April 4, 2012 | The Jerusalem Post

German Trial Shows al-Qaida Targeted Europe Economy

KOBLENZ, Germany – The third week of hearings to determine if Ahmad Wali Siddiqui, a German-Afghani, participated as a member of the terror groups al-Qaeda and the Islamic Movement of Uzbekistan unfolded on Monday and Tuesday. The proceedings shed light on planned attacks to decimate and undermine Europe’s economy in the fall of 2010 and strong ties between Iran and senior al- Qaida officials.

Convicted German Islamist Rami Makanesi appeared on Monday at the trial, but refused to testify about his role in terror activities in Pakistan and Afghanistan, as well as slated bombing plans in Europe. A Frankfurt court convicted the broad shouldered and stocky Makanesi last year for his membership in al-Qaeda, and sentenced him to nearly five years in prison.

According to a federal prosecutor at the trial, Makanesi “was the only source of information” about the campaign to destroy Europe’s economic infrastructure in 2010.

Al-Qaida assigned Siddiqui and Makanesi to return to Europe with the aim of “destroying the financial and economic systems of Europe,” according to testimony at the hearing on Tuesday. The proceeding on Tuesday revealed a window into al-Qaida’s strategy to drain Germany’s economy of resources. Testifying on Tuesday, a federal prosecutor, who interrogated Makanesi, said the terror group sought to increase security measures to “damage the economy.”

In 2010, the Germany Interior Ministry ordered high-security policies and actions to protect government buildings, including the Reichstag, to prevent bomb attacks believed to be connected with al-Qaida.

The information regarding planned attacks in Germany and Europe was culled from the “investigatory phase” after Makanesi’s arrest in Pakistan in 2010. Makanesi and Siddiqui were part of the notorious Hamburg cell number two that departed Germany in 2009 to fight American and Pakistani forces.

The first Hamburg cell staged the 9/11 attacks, resulting in the murders of roughly 3,000 people in the US.

Makanesi invoked his right under German law to not testify, largely because his fresh testimony could expose the German-Syrian citizen to new criminal proceedings. He transported 20 to 30 anti-aircraft devices up a mountain in Pakistan to fire against advancing Pakistani military forces in 2009. After his capture in 2010, he issued exhaustive confessions to the German authorities about his role in Iran and activities in Pakistan and Afghanistan.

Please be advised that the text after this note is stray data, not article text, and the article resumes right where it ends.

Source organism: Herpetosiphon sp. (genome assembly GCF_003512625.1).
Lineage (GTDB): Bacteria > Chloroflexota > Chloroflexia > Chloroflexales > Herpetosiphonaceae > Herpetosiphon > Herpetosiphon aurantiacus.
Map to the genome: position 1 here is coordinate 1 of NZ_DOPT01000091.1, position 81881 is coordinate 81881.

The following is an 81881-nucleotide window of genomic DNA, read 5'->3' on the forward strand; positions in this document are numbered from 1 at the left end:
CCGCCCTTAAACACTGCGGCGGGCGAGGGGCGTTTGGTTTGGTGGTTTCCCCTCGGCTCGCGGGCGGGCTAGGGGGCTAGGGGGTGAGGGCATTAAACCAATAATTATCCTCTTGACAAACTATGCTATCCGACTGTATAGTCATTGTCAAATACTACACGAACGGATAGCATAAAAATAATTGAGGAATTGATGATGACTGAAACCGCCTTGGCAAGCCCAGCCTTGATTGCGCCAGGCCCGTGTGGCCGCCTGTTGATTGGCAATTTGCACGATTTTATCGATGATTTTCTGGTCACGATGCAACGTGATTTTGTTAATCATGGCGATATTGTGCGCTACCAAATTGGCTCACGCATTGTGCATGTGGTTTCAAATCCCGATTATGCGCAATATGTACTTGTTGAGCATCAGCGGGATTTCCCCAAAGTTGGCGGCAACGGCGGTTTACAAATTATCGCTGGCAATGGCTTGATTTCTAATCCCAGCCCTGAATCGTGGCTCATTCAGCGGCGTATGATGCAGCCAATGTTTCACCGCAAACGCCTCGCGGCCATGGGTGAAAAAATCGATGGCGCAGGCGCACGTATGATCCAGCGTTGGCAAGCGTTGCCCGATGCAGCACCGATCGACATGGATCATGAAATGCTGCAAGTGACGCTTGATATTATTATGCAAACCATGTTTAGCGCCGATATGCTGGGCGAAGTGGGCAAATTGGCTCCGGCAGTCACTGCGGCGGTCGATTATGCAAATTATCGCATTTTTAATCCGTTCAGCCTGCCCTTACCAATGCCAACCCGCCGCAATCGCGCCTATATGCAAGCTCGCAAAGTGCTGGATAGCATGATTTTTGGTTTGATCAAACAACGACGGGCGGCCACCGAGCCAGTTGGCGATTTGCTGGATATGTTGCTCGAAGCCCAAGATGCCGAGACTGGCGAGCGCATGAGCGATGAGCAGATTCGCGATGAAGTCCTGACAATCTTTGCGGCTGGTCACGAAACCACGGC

According to testimony from the prominent terrorism and Islam expert, Dr. Guido Steinberg, who is a researcher with the Berlin-based Middle East and North Africa division of the German Institute for International Security Affairs, there are three layers to the Hamburg 9/11 al-Qaida cell.

The first layer is the direct participants.

The second group revolves around the core group containing the direct actors. And the third tier is the Islamists who circulate on the outskirts of the other groups.

The six days of hearing have thus far revealed fresh evidence of the role of radical German Islamists in Iran. The popular website The Long War Journal has long documented the links between al-Qaida and Tehran. According to reports in the LWJ, Iran’s regime has tolerated widespread movement of high-level al-Qaida figures between Iran and Pakistan, and provided a refuge for members of the Sunni-based al-Qaida terror network. In a series of articles written in late 2011 and early 2012, the LWJ noted “Leaders of German al- Qaida living in Iran” and cited a US bounty for the capture of Yasin al Suri.

As the key architect of financing for al- Qaida, al Suri, who is also known as Ezedin Abdel Aziz Khalil, met with members of the German Islamic group, including Makanesi and a fellow Jihadist from Hamburg, Namaan Meziche.

In late December, the US State Department issued a $10 million dollar reward for al Suri’s capture or information resulting in his arrest. Writing in the IHS Jane’s military magazine, Steinberg noted that Makanesi met a top al-Qaida operative known as Yassin al-Suri in February 2010. Steinberg wrote that Suri asked Makanesi to “accompany him to Iran.” He added that Makanesi said that Suri “was responsible for funneling money and recruits via Iran and that he was known to cooperate with the Iranian government.”

The revelations at the Koblenz trial have contributed to debunking the notion that Shi’ite-based Iran refuses to cooperate with Sunni terror groups.


Al Qaeda